A first for everything: grilled cheese with tomato gravy

By Jim Bailey

Grilled cheese with gravy? you ask. My answer: Because why not?  Serve this lightly breaded cheese that has been grilled until the outside is crisp and the inside is melting.

Serve with southern tomato gravy and this is a dish that is screaming decadence. Tomato gravy is also, classically, served on top of biscuits in the south, so try it either way!

1 pkg. (about 14 oz.) paneer cheese, see NOTE

Southern Fresh Tomato Gravy:

1 teaspoon butter or margarine
1 teaspoon minced garlic in oil
2 cups small dice, fresh tomatoes
3 tablespoons tomato paste
1/4 cup milk, cream or creme fraiche
2 tablespoon Parmesan cheese
Salt and black pepper to taste



2 egg whites, beaten
2 tablespoons hot sauce
1 cup cornmeal
1/4 teaspoon black pepper
2-3 tablespoons oil

Slice cheese until at least 1 1/2-inches thick, and any circumference you desire; set aside in refrigerator.

Make gravy by melting butter in a medium saucepan over medium heat. Add garlic and tomatoes, stirring until combined. Cook, stirring frequently, until tomatoes have broken down, about 4-5 minutes.

Add tomato paste, blending in until completely dissolved. Add milk, cheese, salt and black pepper to taste. Continue cooking and stirring for an additional 3 minutes. Remove from heat and keep warm.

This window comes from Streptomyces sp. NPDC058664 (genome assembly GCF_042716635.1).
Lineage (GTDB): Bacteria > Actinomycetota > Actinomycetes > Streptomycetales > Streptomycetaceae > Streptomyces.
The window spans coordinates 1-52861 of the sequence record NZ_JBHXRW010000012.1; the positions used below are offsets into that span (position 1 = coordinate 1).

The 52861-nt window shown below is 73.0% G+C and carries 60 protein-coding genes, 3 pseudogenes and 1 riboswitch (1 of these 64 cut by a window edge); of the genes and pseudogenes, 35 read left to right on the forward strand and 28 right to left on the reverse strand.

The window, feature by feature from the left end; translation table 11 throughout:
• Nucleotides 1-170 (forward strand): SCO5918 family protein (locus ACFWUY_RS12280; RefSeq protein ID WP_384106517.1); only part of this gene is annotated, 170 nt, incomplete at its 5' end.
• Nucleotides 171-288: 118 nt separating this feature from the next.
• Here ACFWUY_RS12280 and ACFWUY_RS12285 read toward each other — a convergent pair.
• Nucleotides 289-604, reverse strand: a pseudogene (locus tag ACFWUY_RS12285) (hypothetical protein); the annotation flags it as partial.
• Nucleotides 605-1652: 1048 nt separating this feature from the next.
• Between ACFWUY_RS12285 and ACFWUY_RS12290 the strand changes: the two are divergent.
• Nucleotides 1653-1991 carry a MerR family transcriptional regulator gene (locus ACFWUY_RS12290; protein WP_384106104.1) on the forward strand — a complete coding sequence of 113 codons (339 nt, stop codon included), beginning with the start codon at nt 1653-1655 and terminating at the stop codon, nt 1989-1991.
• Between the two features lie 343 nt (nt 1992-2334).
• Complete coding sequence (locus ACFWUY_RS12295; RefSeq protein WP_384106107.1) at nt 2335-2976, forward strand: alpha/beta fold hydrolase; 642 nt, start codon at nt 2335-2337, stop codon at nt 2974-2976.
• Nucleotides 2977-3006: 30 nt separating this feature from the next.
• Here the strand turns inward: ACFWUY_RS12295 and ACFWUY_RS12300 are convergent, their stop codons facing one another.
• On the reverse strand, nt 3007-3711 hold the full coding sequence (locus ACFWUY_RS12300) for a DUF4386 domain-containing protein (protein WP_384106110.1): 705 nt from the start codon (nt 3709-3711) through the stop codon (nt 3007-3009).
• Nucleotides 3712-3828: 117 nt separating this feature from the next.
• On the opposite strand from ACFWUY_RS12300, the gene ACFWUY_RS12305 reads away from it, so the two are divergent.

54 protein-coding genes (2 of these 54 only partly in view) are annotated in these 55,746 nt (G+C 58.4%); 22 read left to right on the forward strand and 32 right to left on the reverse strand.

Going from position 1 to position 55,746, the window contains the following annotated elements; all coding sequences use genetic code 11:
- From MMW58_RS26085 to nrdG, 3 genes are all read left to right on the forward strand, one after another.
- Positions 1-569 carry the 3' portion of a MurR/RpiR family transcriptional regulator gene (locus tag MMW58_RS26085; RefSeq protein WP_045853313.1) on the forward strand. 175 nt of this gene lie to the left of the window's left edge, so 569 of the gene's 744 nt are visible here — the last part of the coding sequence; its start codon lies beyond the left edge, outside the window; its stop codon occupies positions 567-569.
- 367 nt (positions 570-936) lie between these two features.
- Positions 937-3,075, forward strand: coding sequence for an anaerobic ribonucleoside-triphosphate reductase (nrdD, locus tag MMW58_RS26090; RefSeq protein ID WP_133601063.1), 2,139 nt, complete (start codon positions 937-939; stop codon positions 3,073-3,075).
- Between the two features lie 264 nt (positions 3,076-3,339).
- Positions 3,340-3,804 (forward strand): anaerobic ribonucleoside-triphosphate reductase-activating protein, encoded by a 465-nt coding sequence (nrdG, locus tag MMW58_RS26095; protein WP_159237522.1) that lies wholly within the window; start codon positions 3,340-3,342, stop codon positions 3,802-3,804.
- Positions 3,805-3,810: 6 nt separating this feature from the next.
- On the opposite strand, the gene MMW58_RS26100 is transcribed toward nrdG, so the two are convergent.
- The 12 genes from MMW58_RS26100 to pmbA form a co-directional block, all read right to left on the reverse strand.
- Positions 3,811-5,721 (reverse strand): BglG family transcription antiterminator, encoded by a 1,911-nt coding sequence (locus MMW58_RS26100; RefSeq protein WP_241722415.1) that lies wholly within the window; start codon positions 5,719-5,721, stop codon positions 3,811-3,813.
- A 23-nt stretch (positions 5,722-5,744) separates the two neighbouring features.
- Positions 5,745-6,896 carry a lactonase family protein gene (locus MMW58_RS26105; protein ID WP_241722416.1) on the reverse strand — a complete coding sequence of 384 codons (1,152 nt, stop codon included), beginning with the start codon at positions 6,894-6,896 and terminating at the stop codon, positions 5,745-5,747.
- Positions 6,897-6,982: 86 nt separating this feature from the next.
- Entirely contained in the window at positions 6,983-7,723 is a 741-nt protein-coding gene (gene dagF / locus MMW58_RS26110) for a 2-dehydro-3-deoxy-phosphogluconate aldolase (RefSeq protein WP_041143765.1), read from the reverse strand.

For the egg wash and breading, whisk egg whites and hot sauce well in a bowl. In another bowl, combine cornmeal and black pepper.

In a large skillet (preferably nonstick), add the oil and place over medium high heat. When oil is hot, dip each slice of cheese into egg white mixture and then cornmeal mixture, coating both sides well. Carefully place into hot oil and continue until skillet is full.

Cook, uncovered, for 3-5 minutes, or until the underside is well browned. Flip over and brown the opposite side.

Immediately serve with hot southern fresh tomato gravy.

Makes about 6 servings

NOTE: Paneer cheese is found in many shapes and sizes. Simply cut it anyway you desire. Feta, bleu, cotija and firm, fresh Mozzarella would be top-notch substitutions.


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Filed Under: Community and Arts LifeThe Yankee Chef

About the Author: Jim Bailey is a third generation Yankee Chef, New England food historian and newspaper columnist. His first cookbook, simply titled The Yankee Chef, has been published. He welcomes all feedback, questions or comments at theyankeechef@aol.com.

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